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Beth Sorensen
Office of Communications


Anthony Grafton, renowned scholar of the Renaissance, will speak on "The Meanings of History in Renaissance Europe" on Monday, January 29, at 7:30 p.m. in Reed's Vollum lecture hall. Grafton, the Dodge Professor of History and director of the Davis Center for Historical Research at Princeton University, is a Phi Beta Kappa Visiting Scholar. The lecture is free and open to the public; for more information call 503/777-7755.

Anthony Grafton is well known for his lively essays in the New York Review of Books and the London Review of Books. He is author of the new book Leon Battista Alberti: Master Builder of the Italian Renaissance (Hill and Wang, 2000); the critically acclaimed The Footnote: A Curious History (Harvard University Press, 1997), called "a witty and characteristically erudite book" by the New York Times Book Review; and many other works including Commerce With the Classics: Ancient Books and Renaissance Readers (University of Michigan Press, 1997). He has been on the Princeton faculty for 25 years and has been a visiting professor at the Collège de France and the École Normale Supèrieure. In 1986 he founded Princeton’s freshman seminar program, which he ran for 12 years, and he has also directed the program in European cultural studies. In 1996 Princeton awarded him the Behrman Prize for Achievement in the Humanities. He is a member of the American Philosophical Society and a corresponding fellow of the British Academy.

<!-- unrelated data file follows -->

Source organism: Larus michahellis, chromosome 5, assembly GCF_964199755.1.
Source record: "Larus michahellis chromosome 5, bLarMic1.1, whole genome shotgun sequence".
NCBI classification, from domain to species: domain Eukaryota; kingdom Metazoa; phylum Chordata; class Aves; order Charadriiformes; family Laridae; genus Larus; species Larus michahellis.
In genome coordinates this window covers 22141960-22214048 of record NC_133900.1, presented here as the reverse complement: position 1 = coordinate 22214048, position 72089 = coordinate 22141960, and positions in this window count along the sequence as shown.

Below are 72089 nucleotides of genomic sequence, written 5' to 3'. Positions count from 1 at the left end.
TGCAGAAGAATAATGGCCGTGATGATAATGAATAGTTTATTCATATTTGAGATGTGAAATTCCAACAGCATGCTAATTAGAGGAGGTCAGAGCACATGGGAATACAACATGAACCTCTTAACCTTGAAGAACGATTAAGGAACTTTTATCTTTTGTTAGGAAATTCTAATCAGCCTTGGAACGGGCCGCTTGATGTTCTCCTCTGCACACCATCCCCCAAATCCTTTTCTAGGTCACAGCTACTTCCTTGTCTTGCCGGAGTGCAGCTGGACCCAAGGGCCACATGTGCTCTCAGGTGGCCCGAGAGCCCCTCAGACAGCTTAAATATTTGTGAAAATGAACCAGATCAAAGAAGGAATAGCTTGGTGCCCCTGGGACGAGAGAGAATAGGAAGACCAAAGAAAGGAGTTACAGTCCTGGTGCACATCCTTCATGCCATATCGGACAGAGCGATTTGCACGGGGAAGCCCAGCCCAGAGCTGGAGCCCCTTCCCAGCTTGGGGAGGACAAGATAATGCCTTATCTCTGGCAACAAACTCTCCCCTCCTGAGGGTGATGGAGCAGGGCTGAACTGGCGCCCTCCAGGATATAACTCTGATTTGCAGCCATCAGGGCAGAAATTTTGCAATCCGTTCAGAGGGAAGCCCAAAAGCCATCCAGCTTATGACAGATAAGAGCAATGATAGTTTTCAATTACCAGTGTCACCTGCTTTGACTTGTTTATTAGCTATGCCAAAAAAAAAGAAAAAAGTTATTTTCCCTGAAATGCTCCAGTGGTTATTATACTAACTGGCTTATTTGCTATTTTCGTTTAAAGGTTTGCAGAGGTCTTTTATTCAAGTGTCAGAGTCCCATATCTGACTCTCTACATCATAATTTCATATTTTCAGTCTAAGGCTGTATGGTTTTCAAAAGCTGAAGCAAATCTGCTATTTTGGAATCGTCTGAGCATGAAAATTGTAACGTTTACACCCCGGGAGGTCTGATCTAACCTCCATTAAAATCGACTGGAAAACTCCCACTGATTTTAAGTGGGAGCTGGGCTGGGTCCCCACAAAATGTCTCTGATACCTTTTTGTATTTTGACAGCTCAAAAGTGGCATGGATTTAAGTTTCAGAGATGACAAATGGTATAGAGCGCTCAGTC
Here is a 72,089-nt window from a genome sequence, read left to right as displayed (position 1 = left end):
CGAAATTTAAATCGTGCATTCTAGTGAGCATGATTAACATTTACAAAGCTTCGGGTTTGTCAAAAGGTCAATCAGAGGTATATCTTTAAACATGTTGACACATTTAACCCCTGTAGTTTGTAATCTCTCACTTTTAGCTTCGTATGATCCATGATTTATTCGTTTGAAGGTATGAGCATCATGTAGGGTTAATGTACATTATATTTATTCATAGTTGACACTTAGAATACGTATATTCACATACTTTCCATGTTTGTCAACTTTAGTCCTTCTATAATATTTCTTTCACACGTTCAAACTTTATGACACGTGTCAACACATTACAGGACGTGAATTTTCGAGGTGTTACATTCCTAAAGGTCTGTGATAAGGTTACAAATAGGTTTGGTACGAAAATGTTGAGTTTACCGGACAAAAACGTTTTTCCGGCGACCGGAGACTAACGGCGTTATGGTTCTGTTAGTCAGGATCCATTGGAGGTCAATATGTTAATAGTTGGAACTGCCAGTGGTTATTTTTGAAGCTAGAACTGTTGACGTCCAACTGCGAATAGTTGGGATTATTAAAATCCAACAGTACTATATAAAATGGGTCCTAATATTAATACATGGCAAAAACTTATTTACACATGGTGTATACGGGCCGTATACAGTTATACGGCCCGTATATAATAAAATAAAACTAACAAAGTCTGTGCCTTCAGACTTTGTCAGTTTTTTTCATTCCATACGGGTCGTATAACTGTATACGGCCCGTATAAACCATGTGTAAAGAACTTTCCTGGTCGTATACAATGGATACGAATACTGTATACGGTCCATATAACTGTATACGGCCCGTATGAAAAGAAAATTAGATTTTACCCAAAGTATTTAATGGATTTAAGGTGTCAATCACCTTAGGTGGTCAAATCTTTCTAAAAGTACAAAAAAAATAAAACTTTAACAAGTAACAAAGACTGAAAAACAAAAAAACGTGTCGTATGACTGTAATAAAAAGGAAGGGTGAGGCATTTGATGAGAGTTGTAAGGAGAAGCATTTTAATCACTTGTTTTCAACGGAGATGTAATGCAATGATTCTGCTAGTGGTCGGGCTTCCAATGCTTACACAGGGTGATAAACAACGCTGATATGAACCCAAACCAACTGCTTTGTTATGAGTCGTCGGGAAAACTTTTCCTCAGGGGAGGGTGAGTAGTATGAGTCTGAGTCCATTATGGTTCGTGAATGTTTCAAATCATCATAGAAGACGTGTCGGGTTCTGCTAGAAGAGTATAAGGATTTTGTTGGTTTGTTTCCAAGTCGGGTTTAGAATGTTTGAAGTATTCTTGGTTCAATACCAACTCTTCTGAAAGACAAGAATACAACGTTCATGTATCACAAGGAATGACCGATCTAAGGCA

Grafton has given named lectures at the American Academy in Rome, Cambridge University, Harvard, Oxford, and Columbia, and has received grants from the American Council of Learned Societies, the National Endowment for the Humanities, and the Guggenheim Foundation. He received his A.B. (with Phi Beta Kappa honors) and his Ph.D. from the University of Chicago.

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